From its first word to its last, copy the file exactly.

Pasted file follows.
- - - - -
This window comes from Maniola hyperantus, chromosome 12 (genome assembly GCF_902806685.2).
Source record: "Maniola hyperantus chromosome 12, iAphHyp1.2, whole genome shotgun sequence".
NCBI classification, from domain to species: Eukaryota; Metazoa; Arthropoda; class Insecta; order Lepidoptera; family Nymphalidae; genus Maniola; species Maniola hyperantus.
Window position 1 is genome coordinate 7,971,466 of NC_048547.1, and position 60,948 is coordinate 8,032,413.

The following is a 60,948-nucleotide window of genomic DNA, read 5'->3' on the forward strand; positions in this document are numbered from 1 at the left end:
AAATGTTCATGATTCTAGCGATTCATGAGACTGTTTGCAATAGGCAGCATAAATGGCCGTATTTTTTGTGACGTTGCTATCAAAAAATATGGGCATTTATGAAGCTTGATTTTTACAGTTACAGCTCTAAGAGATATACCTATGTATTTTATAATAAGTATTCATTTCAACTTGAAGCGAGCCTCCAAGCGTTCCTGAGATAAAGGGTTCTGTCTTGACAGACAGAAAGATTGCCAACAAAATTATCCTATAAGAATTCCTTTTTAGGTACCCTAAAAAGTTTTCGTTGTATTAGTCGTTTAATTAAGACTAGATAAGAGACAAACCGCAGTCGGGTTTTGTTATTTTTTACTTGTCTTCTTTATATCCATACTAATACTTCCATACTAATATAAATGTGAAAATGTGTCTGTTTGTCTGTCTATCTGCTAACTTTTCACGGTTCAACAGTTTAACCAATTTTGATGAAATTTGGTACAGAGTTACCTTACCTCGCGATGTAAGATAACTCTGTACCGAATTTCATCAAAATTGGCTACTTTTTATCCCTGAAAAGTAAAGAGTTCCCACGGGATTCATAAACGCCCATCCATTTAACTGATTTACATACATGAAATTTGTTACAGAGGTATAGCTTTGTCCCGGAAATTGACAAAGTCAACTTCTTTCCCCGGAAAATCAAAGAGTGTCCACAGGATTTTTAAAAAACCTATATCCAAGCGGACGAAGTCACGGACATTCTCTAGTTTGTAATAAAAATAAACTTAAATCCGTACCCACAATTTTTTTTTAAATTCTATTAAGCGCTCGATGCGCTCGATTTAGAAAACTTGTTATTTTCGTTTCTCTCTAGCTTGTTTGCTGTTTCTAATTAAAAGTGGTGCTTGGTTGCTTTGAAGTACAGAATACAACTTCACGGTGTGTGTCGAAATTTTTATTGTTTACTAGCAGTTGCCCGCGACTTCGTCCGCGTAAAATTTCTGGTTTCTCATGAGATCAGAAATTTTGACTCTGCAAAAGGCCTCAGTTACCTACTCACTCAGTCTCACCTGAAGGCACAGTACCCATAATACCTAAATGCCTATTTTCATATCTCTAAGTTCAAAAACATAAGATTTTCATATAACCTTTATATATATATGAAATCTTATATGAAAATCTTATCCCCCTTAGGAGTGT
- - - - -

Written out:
This window comes from Maniola hyperantus, chromosome 12 (genome assembly GCF_902806685.2).
Source record: "Maniola hyperantus chromosome 12, iAphHyp1.2, whole genome shotgun sequence".
NCBI classification, from domain to species: Eukaryota; Metazoa; Arthropoda; class Insecta; order Lepidoptera; family Nymphalidae; genus Maniola; species Maniola hyperantus.
Window position 1 is genome coordinate 7,971,466 of NC_048547.1, and position 60,948 is coordinate 8,032,413.

The following is a 60,948-nucleotide window of genomic DNA, read 5'->3' on the forward strand; positions in this document are numbered from 1 at the left end:
AAATGTTCATGATTCTAGCGATTCATGAGACTGTTTGCAATAGGCAGCATAAATGGCCGTATTTTTTGTGACGTTGCTATCAAAAAATATGGGCATTTATGAAGCTTGATTTTTACAGTTACAGCTCTAAGAGATATACCTATGTATTTTATAATAAGTATTCATTTCAACTTGAAGCGAGCCTCCAAGCGTTCCTGAGATAAAGGGTTCTGTCTTGACAGACAGAAAGATTGCCAACAAAATTATCCTATAAGAATTCCTTTTTAGGTACCCTAAAAAGTTTTCGTTGTATTAGTCGTTTAATTAAGACTAGATAAGAGACAAACCGCAGTCGGGTTTTGTTATTTTTTACTTGTCTTCTTTATATCCATACTAATACTTCCATACTAATATAAATGTGAAAATGTGTCTGTTTGTCTGTCTATCTGCTAACTTTTCACGGTTCAACAGTTTAACCAATTTTGATGAAATTTGGTACAGAGTTACCTTACCTCGCGATGTAAGATAACTCTGTACCGAATTTCATCAAAATTGGCTACTTTTTATCCCTGAAAAGTAAAGAGTTCCCACGGGATTCATAAACGCCCATCCATTTAACTGATTTACATACATGAAATTTGTTACAGAGGTATAGCTTTGTCCCGGAAATTGACAAAGTCAACTTCTTTCCCCGGAAAATCAAAGAGTGTCCACAGGATTTTTAAAAAACCTATATCCAAGCGGACGAAGTCACGGACATTCTCTAGTTTGTAATAAAAATAAACTTAAATCCGTACCCACAATTTTTTTTTAAATTCTATTAAGCGCTCGATGCGCTCGATTTAGAAAACTTGTTATTTTCGTTTCTCTCTAGCTTGTTTGCTGTTTCTAATTAAAAGTGGTGCTTGGTTGCTTTGAAGTACAGAATACAACTTCACGGTGTGTGTCGAAATTTTTATTGTTTACTAGCAGTTGCCCGCGACTTCGTCCGCGTAAAATTTCTGGTTTCTCATGAGATCAGAAATTTTGACTCTGCAAAAGGCCTCAGTTACCTACTCACTCAGTCTCACCTGAAGGCACAGTACCCATAATACCTAAATGCCTATTTTCATATCTCTAAGTTCAAAAACATAAGATTTTCATATAACCTTTATATATATATGAAATCTTATATGAAAATCTTATCCCCCTTAGGAGTGT